How can God be known and approached? What must God do to enable his people to meet with him? What difference has the coming of Jesus made to biblical perspectives on this subject? What is the relationship between the activities of the Christian meeting and what we may call the worship of everyday life? (20)

Ultimately, Peterson addresses all of these questions as he begins to prove out his definition of worship throughout the book. So what’s the definition? I’ll put it in exactly his words:

“Worship with the living and true God is essentially an engagement with him on the terms that he proposes and in the way that he alone makes possible.

I have yet to come across a better definition of worship that the one proposed by Peterson because in that very simple definition lies the whole of the gospel. There is no true worship without the gospel. Believers who don’t realize this…or acknowledge it in a passing, flippant, superficial way…are in grave danger of engaging in unacceptable worship.

I’ll explore all of this more in the coming weeks.

APPENDIX: Biblical Theology Defined

At first blush, it’s tempting to understand the phrase “biblical theology” as “theology that’s biblical.” That’s understandable. It’s taking the adjective “biblical” and making it attributive. But that’s not what theologians mean when they refer to “biblical theology.” Here’s a proper definition of biblical theology as taken from Biblical Doctrine: A Systematic Summary of Biblical Truth:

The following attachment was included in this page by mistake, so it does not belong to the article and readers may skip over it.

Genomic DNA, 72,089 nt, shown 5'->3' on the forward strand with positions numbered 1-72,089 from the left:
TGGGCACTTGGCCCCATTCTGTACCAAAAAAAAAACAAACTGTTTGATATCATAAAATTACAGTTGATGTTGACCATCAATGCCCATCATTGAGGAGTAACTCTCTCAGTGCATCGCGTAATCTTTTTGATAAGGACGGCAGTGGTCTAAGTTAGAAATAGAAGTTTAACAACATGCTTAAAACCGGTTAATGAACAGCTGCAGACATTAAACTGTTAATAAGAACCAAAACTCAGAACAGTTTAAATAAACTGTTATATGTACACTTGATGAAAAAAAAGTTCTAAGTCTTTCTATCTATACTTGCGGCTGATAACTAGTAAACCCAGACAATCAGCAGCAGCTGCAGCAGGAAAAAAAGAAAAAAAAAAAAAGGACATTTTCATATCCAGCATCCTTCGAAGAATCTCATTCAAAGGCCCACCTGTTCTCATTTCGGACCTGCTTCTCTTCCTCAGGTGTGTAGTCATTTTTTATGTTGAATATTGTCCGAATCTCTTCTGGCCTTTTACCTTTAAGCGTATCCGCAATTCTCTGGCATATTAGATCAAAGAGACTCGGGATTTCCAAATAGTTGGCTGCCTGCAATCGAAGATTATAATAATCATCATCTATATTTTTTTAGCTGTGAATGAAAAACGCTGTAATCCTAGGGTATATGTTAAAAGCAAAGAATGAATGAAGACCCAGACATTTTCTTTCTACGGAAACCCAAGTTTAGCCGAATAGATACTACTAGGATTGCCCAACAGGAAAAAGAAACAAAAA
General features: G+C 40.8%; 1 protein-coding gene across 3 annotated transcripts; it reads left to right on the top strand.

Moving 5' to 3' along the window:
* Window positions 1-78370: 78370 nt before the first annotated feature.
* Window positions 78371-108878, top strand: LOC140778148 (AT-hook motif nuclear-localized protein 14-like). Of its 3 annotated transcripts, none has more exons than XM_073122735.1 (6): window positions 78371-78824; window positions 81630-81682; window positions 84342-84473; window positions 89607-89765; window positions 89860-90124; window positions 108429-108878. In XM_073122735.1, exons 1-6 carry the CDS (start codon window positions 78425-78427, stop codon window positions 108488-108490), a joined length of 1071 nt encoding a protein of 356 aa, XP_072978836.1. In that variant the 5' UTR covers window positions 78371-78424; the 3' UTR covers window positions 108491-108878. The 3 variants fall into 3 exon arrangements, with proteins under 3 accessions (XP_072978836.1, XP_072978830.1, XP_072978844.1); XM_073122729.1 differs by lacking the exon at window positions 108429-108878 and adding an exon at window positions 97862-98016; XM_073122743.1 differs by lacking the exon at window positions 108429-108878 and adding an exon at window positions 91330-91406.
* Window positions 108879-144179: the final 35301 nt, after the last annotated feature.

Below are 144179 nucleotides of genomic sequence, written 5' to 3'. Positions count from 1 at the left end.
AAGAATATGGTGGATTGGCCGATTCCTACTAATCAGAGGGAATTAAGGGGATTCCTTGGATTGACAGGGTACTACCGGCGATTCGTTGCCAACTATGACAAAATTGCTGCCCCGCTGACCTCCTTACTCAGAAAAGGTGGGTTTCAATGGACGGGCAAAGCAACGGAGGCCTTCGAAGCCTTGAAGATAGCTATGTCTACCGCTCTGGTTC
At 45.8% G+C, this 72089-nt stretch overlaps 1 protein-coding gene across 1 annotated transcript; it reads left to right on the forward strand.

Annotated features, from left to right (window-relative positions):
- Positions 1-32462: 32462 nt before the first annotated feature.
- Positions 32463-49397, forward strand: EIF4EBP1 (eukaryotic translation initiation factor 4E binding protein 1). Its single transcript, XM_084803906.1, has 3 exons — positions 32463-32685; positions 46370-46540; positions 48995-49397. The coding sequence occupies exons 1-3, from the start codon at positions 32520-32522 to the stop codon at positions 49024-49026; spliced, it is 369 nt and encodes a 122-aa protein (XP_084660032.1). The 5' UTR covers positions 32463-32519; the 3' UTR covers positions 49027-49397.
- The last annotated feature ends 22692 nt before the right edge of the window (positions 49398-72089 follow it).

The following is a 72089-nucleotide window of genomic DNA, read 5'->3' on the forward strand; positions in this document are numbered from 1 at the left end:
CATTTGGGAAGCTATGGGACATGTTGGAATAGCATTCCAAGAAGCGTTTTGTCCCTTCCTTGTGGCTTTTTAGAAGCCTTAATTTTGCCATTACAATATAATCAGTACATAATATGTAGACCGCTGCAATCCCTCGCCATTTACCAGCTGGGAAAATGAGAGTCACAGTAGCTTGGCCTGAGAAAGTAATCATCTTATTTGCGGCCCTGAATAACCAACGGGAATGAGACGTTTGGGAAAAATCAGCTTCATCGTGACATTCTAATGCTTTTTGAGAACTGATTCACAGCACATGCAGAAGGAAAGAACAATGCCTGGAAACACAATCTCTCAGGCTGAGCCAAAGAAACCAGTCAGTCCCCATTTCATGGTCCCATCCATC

The organization of Scripture thematically by biblical chronology or by biblical author with respect to the progressive revelation of the Bible (35)

Biblical theology is a subset of a larger discipline called Systematic Theology. The only difference between the two is that while systematic theology deals with the whole of the Bible in a systematic sense, biblical theology is an approach which takes into account the timeline of how biblical revelation has been unveiled throughout the centuries of biblical history, or how one particular biblical author approached a given theological subject. Thus, while “Salvation” can be studied through both biblical and systematic theology, the latter will deal with all of Scripture to provide a comprehensive understanding of the biblical doctrine of salvation, while the former will approach it from how the doctrine developed from the Old Testament to the New Testament, or how a particular writer like Moses, Isaiah, or the apostle Paul developed that particular doctrine, or how it was addressed and developed in a part of the Bible, such as the prophets, the Gospels, or the Old Testament Wisdom literature.